Prairie G. ’23
Relationship Between Background and Values
My project was based on the question: How do people’s backgrounds relate to their core values in life, and how do those values affect people’s response to situations about prioritizing certain values? I did a series of interviews with adults and students in the Emma Willard community through a hybrid format. I first had an in-person interview and then I sent everyone an anonymous Google form with the same questions to fill out only if they had anything they wanted to add but did not feel comfortable sharing in the in-person interview. The interview was broken down into three sections: background, current values, and real life situations. After the interviews and collecting all the data I realized how much more there is to learn about my project and how many different ways I can look at the information. However, I was still able to identify connections between interviews. I found contradictions between values people believe they have and their answers to real-life situations, I found connections between the religion that someone grew up with and their current beliefs, and I found connections between how people defined their economic status growing up and then their answer to real life situations about money. With all of this in mind, I decided to create a paper
that demonstrates the connections I made and an answer to my essential question, while including other questions that came up for me while analyzing the data.
Claire L. ’23
Examples of Cultural Export: Forum Discussion on the Anime Subculture in China
(Investigating eastern and western philosophies presented through beliefs/religions/myths in animes.)
My project has transformed alongside my knowledge of the Anime culture in Japan, from focusing on the series of cultural exchanges between China and Japan to establishing an interscholastic Anime discussion forum. I decided to take the chance as an exploration of my hobby in relation to my academic interest in international relations and culture. Having collaborators, then, becomes extra-important: their support and opinions are precious, for I could not have constantly redirected myself onto paths that are estranged from my knowledge without other points of view. By investigating the history of Anime since the 1970s in Japan, I have been able to discern similarities and differences within the subculture in China that has prospered since the 1980s. This has led to an understanding of both modern China and modern Japan’s heritage of their ancient cultures in relation to the atomistic societies influenced by technology.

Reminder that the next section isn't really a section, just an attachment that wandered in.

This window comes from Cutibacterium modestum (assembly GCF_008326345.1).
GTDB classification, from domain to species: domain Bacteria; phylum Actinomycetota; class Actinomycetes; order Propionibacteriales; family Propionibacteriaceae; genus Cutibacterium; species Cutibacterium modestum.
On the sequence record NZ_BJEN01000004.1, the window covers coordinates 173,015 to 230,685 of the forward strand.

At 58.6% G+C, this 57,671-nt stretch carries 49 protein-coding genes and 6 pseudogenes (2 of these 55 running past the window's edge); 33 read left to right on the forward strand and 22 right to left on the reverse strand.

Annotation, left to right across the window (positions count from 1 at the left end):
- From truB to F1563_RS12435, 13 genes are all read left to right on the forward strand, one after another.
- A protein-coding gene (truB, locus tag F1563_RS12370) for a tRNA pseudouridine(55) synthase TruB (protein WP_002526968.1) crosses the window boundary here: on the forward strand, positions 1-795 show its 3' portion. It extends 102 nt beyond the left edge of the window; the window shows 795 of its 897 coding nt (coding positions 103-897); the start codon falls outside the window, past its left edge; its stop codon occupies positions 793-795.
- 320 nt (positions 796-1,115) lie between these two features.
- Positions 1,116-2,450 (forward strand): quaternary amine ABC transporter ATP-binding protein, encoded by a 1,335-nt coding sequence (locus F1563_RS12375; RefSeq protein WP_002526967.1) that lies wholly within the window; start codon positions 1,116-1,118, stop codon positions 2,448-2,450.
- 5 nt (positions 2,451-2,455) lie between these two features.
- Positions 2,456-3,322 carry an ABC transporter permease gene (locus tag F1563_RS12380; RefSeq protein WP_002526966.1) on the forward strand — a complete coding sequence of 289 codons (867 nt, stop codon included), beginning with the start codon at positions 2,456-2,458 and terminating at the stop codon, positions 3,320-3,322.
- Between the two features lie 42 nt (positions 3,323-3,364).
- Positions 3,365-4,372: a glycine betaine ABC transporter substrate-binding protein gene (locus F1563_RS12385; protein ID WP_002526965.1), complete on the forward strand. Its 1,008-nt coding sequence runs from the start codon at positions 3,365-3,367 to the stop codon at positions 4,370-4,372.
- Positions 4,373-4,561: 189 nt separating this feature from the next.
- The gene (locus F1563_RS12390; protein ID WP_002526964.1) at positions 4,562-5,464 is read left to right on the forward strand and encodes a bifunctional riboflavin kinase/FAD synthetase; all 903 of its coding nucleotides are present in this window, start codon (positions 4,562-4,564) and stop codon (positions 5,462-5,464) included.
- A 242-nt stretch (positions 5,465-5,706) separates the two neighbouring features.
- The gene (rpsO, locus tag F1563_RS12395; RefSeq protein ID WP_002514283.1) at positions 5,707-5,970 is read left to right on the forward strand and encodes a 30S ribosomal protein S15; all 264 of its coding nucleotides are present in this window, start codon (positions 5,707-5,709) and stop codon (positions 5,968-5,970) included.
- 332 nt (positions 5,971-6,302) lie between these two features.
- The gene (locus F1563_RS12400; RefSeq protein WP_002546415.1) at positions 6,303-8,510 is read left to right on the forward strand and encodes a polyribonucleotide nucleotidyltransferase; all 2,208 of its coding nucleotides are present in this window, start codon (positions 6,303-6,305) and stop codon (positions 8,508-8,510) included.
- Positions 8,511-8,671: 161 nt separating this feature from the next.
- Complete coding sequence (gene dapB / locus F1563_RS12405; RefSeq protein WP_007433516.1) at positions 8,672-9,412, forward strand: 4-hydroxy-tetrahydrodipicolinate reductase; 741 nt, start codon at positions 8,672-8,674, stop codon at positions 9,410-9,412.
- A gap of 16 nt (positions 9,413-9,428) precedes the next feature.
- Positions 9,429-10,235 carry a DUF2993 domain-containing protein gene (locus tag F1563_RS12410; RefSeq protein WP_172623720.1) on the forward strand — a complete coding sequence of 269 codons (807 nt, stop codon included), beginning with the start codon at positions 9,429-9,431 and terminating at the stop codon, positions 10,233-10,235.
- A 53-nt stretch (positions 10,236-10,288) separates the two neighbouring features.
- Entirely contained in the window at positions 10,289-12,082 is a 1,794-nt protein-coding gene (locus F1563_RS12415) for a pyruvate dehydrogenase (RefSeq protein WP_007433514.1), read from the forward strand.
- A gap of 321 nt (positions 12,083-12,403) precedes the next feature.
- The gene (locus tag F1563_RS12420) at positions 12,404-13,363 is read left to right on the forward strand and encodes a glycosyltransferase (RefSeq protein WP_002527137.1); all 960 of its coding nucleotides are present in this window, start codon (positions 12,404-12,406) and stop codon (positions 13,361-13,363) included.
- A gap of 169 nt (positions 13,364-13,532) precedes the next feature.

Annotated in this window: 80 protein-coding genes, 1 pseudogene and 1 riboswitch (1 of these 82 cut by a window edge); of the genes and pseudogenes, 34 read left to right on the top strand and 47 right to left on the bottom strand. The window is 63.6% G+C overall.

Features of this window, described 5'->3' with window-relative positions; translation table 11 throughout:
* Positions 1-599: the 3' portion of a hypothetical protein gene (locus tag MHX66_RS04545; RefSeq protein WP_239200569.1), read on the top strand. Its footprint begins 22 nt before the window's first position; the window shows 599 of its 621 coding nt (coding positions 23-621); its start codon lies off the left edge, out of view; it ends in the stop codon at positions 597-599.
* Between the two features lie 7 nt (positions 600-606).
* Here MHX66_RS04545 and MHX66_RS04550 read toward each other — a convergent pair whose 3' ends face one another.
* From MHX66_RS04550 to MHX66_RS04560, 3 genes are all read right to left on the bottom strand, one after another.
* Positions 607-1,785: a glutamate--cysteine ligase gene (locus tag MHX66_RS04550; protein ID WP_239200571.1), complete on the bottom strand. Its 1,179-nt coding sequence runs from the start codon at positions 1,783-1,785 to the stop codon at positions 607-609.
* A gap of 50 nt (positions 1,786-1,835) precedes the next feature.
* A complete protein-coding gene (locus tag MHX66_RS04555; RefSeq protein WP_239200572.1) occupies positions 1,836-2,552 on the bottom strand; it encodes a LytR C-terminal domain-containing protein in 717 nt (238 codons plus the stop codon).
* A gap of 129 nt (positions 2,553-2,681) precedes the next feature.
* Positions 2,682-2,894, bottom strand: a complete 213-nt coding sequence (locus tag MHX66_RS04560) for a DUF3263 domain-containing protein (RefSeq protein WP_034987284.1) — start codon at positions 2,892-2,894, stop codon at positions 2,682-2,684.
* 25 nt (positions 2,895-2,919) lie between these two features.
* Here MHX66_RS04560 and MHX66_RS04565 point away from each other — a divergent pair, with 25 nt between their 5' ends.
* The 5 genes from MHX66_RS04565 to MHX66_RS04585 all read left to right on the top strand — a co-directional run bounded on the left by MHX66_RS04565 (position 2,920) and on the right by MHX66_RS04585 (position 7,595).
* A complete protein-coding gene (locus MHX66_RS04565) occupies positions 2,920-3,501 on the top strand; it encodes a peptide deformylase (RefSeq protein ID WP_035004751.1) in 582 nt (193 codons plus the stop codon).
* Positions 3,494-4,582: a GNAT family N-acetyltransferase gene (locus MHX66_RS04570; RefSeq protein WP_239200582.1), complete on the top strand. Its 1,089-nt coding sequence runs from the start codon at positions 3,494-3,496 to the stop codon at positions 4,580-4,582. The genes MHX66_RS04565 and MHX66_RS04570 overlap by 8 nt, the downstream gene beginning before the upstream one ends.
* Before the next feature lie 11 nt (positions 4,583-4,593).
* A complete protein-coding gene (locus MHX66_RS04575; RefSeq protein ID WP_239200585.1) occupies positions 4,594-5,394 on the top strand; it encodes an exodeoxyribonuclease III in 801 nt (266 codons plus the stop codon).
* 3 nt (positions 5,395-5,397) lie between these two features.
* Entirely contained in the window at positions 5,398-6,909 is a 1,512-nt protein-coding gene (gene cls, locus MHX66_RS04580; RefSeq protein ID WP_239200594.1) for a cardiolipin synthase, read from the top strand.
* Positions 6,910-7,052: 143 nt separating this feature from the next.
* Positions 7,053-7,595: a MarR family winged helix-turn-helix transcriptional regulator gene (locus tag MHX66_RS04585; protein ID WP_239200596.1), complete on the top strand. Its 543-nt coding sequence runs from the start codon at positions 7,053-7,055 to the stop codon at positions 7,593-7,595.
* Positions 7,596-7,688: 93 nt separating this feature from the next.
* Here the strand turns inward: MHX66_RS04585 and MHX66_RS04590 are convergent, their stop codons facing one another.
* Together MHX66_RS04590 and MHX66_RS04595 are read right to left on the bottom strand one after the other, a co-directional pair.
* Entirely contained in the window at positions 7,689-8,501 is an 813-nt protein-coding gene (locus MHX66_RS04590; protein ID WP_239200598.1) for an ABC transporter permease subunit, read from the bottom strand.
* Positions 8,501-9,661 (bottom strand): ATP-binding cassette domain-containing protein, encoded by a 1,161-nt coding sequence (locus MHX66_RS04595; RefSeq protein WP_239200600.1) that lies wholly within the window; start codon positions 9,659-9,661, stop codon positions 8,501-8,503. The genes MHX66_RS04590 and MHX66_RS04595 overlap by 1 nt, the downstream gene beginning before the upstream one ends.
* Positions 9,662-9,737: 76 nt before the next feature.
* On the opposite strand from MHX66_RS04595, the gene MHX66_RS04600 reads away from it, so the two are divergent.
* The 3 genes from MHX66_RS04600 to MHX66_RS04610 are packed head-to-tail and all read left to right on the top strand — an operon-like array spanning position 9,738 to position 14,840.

Tina Q. ’22
Re-Equip: Combatting Daily Challenges with Philosophy
How do philosophers save us from procrastinating? How can we live every day with a little more joy? Re-Equip, my Signature project, was born from an illuminating realization of philosophy’s practicality in combating challenges I faced during the pandemic, such as the increasing urge to procrastinate! My work strives to digest seemingly esoteric wisdom to help people at and beyond Emma to live every day more purposefully. Spanning over two years, my project has been a continuation of my own philosophy-learning journey as well. My website encapsulates my work, including brief overviews of different schools of philosophies, a gallery of enlightening quotes, and articles I’ve written on motivation and happiness through the eyes of a myriad of philosophers.
Sam Y. ’23
Intersectionality in Education: How our identities and backgrounds affect our education
My Signature project is about exploring intersectionality in education, and I defined intersectionality as recognizing the complex ways in which social identities such as race, class, and gender overlap and interact with each other. I am seeking an answer to the question, “How do our diverse identities and backgrounds shape our experience in education?” To do this, I first spent time researching and reading articles about ways people’s backgrounds can and have affected their experience in education. Then, I shifted my attention to the community here at Emma Willard. We are all students at this school, but the backgrounds from which we come from are vastly different and full of rich and unique experiences. I chose a few students to interview, and had in-depth conversations with them about their stories, identities, and backgrounds and how they believed that these factors interacted and influenced the way they view and encounter education. Through these interviews, I discovered such varying perspectives on education, and gained such interesting insight on the diversity of thought and experiences that shape who we are and why education matters to us. My findings and understanding gained through this project have been fascinating to me, and I hope to share them with you all.